X-linked means the gene is located on the X chromosome, one of two sex chromosomes. Genes, like chromosomes, usually come in pairs. Recessive means that when there are two copies of the responsible gene, both copies must have a disease-causing change (pathogenic variant) in order for a person to have the disease. Mutation is an older term that is still sometimes used to mean pathogenic variant.

Because women have two X chromosomes, a pathogenic variant for an X-lined recessive disease generally needs to occur in both copies of the gene to cause the disease. Because men have one X chromosome and thus only one copy of the gene, a pathogenic variant in their one copy is enough to cause the disease. Women who have a pathogenic variant in one copy of the gene, are called carriers. In rare cases, women carriers may experience mild to moderate symptoms but most have no symptoms.

A woman who carries one X-linked gene variant has a 50% (1 in 2) chance of having a son with the disease and a 50% (1 in 2) chance of having a daughter who is a carrier. A man with an X-linked recessive disease cannot pass on the disease to his sons, but all of his daughters will be carriers. If a male child is the first person in a family with the disease, the pathogenic variant may have been inherited from the mother or may have occurred by chance for the first time in the child (de novo).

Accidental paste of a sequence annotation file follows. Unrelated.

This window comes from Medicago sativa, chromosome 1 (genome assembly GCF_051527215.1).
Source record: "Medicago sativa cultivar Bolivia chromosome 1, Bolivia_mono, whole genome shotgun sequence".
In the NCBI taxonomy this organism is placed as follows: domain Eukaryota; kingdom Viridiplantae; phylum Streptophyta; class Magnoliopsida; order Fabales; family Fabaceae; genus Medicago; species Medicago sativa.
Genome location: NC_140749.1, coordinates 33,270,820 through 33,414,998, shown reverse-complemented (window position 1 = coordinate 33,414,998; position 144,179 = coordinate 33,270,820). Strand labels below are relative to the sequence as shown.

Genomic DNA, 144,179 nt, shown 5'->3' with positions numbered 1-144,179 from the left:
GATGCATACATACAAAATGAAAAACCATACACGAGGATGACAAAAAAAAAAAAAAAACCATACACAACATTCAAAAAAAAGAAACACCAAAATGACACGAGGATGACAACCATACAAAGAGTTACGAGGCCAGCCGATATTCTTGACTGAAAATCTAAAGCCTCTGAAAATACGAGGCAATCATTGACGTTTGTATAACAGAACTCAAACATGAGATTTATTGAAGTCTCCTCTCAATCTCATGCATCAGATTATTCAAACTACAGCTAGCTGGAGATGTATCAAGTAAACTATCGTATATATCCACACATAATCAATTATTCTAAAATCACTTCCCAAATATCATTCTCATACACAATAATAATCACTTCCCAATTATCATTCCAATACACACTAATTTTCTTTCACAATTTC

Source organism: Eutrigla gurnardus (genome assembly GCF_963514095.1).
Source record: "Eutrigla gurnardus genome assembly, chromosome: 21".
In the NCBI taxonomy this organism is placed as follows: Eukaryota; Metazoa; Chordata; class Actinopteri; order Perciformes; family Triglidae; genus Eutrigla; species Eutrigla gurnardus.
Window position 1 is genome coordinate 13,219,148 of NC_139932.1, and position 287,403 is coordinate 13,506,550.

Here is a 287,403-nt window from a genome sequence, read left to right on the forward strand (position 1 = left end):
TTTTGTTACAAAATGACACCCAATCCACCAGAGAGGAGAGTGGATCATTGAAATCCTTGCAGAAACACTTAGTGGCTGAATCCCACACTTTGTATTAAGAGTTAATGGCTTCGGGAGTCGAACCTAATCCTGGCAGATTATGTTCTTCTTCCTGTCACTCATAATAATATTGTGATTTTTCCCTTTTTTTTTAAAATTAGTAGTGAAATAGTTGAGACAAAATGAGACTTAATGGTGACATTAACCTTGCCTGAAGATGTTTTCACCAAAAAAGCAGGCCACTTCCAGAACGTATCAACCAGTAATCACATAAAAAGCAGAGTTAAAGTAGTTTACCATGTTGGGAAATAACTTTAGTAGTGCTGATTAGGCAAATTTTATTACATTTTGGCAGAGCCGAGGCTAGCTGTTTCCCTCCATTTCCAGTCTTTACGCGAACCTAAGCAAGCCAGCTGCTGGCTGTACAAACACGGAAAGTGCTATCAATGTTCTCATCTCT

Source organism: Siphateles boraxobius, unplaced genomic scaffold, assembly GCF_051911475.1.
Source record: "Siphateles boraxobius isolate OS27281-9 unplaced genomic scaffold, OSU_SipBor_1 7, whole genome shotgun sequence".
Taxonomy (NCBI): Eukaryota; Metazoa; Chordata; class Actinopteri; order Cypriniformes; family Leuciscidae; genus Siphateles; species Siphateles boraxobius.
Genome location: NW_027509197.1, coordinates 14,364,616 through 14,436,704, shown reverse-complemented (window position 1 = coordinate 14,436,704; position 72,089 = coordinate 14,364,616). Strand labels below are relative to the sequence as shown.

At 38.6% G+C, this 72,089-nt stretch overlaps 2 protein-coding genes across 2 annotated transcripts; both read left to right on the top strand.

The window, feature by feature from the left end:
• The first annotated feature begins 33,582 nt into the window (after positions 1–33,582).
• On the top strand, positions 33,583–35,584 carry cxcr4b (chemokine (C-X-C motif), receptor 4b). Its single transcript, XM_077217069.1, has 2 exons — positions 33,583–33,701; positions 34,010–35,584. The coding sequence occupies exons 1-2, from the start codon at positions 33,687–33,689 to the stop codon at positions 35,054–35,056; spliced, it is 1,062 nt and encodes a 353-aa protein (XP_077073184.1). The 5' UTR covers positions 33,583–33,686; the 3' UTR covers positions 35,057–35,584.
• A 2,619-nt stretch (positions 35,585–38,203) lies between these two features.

X-linked means the gene is located on the X chromosome, one of two sex chromosomes. Genes, like chromosomes, usually come in pairs. Recessive means that when there are two copies of the responsible gene, both copies must have a disease-causing change (pathogenic variant) in order for a person to have the disease. Mutation is an older term that is still sometimes used to mean pathogenic variant.

Because women have two X chromosomes, a pathogenic variant for an X-lined recessive disease generally needs to occur in both copies of the gene to cause the disease. Because men have one X chromosome and thus only one copy of the gene, a pathogenic variant in their one copy is enough to cause the disease. Women who have a pathogenic variant in one copy of the gene, are called carriers. In rare cases, women carriers may experience mild to moderate symptoms but most have no symptoms.

A woman who carries one X-linked gene variant has a 50% (1 in 2) chance of having a son with the disease and a 50% (1 in 2) chance of having a daughter who is a carrier. A man with an X-linked recessive disease cannot pass on the disease to his sons, but all of his daughters will be carriers. If a male child is the first person in a family with the disease, the pathogenic variant may have been inherited from the mother or may have occurred by chance for the first time in the child (de novo).